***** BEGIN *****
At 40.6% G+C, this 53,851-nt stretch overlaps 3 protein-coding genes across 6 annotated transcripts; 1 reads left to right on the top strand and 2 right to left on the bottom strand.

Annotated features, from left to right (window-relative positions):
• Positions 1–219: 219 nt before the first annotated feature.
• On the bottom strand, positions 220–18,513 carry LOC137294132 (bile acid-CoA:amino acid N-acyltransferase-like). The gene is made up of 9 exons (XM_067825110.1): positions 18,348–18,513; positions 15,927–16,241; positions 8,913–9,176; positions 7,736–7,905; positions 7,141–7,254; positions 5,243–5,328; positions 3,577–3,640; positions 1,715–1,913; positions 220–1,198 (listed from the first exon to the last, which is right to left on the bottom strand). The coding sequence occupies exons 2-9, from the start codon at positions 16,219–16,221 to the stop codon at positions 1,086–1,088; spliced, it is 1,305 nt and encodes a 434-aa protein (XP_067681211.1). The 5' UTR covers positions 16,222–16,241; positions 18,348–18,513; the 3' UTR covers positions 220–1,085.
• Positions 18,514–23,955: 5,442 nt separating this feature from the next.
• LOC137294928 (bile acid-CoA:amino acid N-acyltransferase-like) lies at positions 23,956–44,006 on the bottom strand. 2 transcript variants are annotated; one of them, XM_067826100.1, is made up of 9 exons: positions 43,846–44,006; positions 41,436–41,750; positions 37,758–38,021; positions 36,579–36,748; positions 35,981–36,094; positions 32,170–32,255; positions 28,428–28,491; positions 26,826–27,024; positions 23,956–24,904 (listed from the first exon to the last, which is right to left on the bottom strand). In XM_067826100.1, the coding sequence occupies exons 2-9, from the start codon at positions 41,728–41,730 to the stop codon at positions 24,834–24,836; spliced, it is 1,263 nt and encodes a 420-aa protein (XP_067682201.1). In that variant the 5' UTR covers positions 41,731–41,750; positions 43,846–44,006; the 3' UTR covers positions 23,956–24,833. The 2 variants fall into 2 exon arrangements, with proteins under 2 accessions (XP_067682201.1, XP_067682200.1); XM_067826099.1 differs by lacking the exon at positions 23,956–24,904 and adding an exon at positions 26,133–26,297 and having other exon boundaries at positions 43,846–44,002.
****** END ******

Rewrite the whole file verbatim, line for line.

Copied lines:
At 40.6% G+C, this 53,851-nt stretch overlaps 3 protein-coding genes across 6 annotated transcripts; 1 reads left to right on the top strand and 2 right to left on the bottom strand.

Annotated features, from left to right (window-relative positions):
• Positions 1–219: 219 nt before the first annotated feature.
• On the bottom strand, positions 220–18,513 carry LOC137294132 (bile acid-CoA:amino acid N-acyltransferase-like). The gene is made up of 9 exons (XM_067825110.1): positions 18,348–18,513; positions 15,927–16,241; positions 8,913–9,176; positions 7,736–7,905; positions 7,141–7,254; positions 5,243–5,328; positions 3,577–3,640; positions 1,715–1,913; positions 220–1,198 (listed from the first exon to the last, which is right to left on the bottom strand). The coding sequence occupies exons 2-9, from the start codon at positions 16,219–16,221 to the stop codon at positions 1,086–1,088; spliced, it is 1,305 nt and encodes a 434-aa protein (XP_067681211.1). The 5' UTR covers positions 16,222–16,241; positions 18,348–18,513; the 3' UTR covers positions 220–1,085.
• Positions 18,514–23,955: 5,442 nt separating this feature from the next.
• LOC137294928 (bile acid-CoA:amino acid N-acyltransferase-like) lies at positions 23,956–44,006 on the bottom strand. 2 transcript variants are annotated; one of them, XM_067826100.1, is made up of 9 exons: positions 43,846–44,006; positions 41,436–41,750; positions 37,758–38,021; positions 36,579–36,748; positions 35,981–36,094; positions 32,170–32,255; positions 28,428–28,491; positions 26,826–27,024; positions 23,956–24,904 (listed from the first exon to the last, which is right to left on the bottom strand). In XM_067826100.1, the coding sequence occupies exons 2-9, from the start codon at positions 41,728–41,730 to the stop codon at positions 24,834–24,836; spliced, it is 1,263 nt and encodes a 420-aa protein (XP_067682201.1). In that variant the 5' UTR covers positions 41,731–41,750; positions 43,846–44,006; the 3' UTR covers positions 23,956–24,833. The 2 variants fall into 2 exon arrangements, with proteins under 2 accessions (XP_067682201.1, XP_067682200.1); XM_067826099.1 differs by lacking the exon at positions 23,956–24,904 and adding an exon at positions 26,133–26,297 and having other exon boundaries at positions 43,846–44,002.